Opening Cortana on Windows 10 to the world is overdue, but also a shift in strategy

Cortana and Alexa
Cortana and Alexa (Image credit: Daniel Rubino/Windows Central)

Microsoft's Cortana would be the AI punching bag of the world were it even mentioned amongst Google, Amazon, and Apple's efforts at all. It's not. But despite Cortana missing out in the consumer space as a glorified smart home and quiz expert, Microsoft still has plans for the assistant.

The recent release of Windows 10 20H1 (18980) for Fast Ring Insiders shows an unexpected shift for the company. Cortana is available globally, albeit in English (for now), as the company plans to bring the feature to Windows users in Spring 2020. People have been asking for this since 2015. Even if the company had no plans for regionalization of the service, it seemed to be the least they could do.

So why the sudden change of heart? The decision may be less of a reversal and more of a fundamental shift in what Cortana is and will be for Redmond.

Cortana changes are coming

Ever since Windows Phone was put on notice, the future of Cortana seemed uncertain. After all, with a default experience for smartphones, how and where would Cortana grow?

The change in strategy came once Cortana went under the tutelage of the Office team in October 2018. Microsoft's new goal is not for Cortana to a typical consumer-AI helper, but something that links Microsoft products together when combined with machine learning and AI. As Andrew Shuman, Corporate Vice President of Cortana Engineering told us back in May, "Fundamentally Cortana is a foundational horizontal piece … like Microsoft Account, Microsoft Store, Microsoft Search."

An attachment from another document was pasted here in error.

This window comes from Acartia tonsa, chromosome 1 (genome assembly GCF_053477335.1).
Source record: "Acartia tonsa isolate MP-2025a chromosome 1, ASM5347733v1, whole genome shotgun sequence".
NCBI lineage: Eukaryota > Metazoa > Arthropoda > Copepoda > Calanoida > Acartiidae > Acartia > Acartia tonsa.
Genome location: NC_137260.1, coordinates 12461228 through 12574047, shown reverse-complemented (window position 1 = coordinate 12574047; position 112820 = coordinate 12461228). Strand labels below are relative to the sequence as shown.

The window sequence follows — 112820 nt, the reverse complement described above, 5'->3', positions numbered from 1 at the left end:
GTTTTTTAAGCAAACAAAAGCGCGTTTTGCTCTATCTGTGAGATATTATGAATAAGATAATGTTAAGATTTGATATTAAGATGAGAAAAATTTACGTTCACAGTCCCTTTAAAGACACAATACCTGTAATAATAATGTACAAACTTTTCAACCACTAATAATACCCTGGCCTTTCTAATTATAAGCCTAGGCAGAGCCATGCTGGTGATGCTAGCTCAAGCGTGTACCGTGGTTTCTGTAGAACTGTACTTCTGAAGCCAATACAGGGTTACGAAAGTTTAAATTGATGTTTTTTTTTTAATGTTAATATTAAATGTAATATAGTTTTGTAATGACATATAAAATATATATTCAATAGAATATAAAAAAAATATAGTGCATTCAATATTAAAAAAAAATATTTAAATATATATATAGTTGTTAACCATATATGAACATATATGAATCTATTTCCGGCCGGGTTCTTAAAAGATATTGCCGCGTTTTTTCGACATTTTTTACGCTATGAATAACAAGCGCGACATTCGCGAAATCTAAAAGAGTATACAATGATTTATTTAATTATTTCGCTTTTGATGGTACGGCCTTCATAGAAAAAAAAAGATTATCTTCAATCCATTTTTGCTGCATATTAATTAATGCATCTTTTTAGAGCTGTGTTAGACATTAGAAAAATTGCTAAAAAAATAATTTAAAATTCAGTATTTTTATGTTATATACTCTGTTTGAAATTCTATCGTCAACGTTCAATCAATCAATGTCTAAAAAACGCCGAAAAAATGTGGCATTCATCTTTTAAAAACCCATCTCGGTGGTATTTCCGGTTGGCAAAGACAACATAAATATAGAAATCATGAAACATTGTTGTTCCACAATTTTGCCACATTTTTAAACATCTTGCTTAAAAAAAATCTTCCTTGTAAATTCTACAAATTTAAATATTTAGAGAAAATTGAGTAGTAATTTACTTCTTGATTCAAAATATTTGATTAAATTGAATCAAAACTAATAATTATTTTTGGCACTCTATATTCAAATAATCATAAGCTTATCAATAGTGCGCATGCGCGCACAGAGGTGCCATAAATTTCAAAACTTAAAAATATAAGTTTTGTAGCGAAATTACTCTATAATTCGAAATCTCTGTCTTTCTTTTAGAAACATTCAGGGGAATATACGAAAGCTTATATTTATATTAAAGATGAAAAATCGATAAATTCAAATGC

This shift to a more localized Cortana experience is continuing in 2019 with making the AI an app, and connecting to other endpoints (e.g., Microsoft To Do).

Microsoft sees Cortana as a productivity assistant that leverages the in-depth knowledge gained from users being a Microsoft Account holder – Outlook, To Do, Microsoft Launcher, Microsoft Translator, OneNote, Edge, Windows 10, Office 365, LinkedIn, and more.

This strategy is something we wrote about back in May 2018 even before the Office team finally took hold of Cortana.

Related is the idea that we may see the concept of "agent" begin to fade. While Cortana has a name and even a visual representation, the notion of agents may have been a passing phase in the development of AI. The "stuff" that powers Cortana – Bing, Microsoft Search, AI, and machine learning – is what matters. The front-end is just for show and part of the user experience model. (This is why it is always weird when people talk of Cortana being dead. The technology behind it will never go away as it is the future of computing for Microsoft).

Finally, some of these changes are related to pulling Cortana out of the OS and making it a modularized app that can be dynamically updated through Microsoft Store.

Cortana is less about Bing, more about Office

Cortana and Microsoft logo

Cortana and Microsoft logo (Image credit: Windows Central)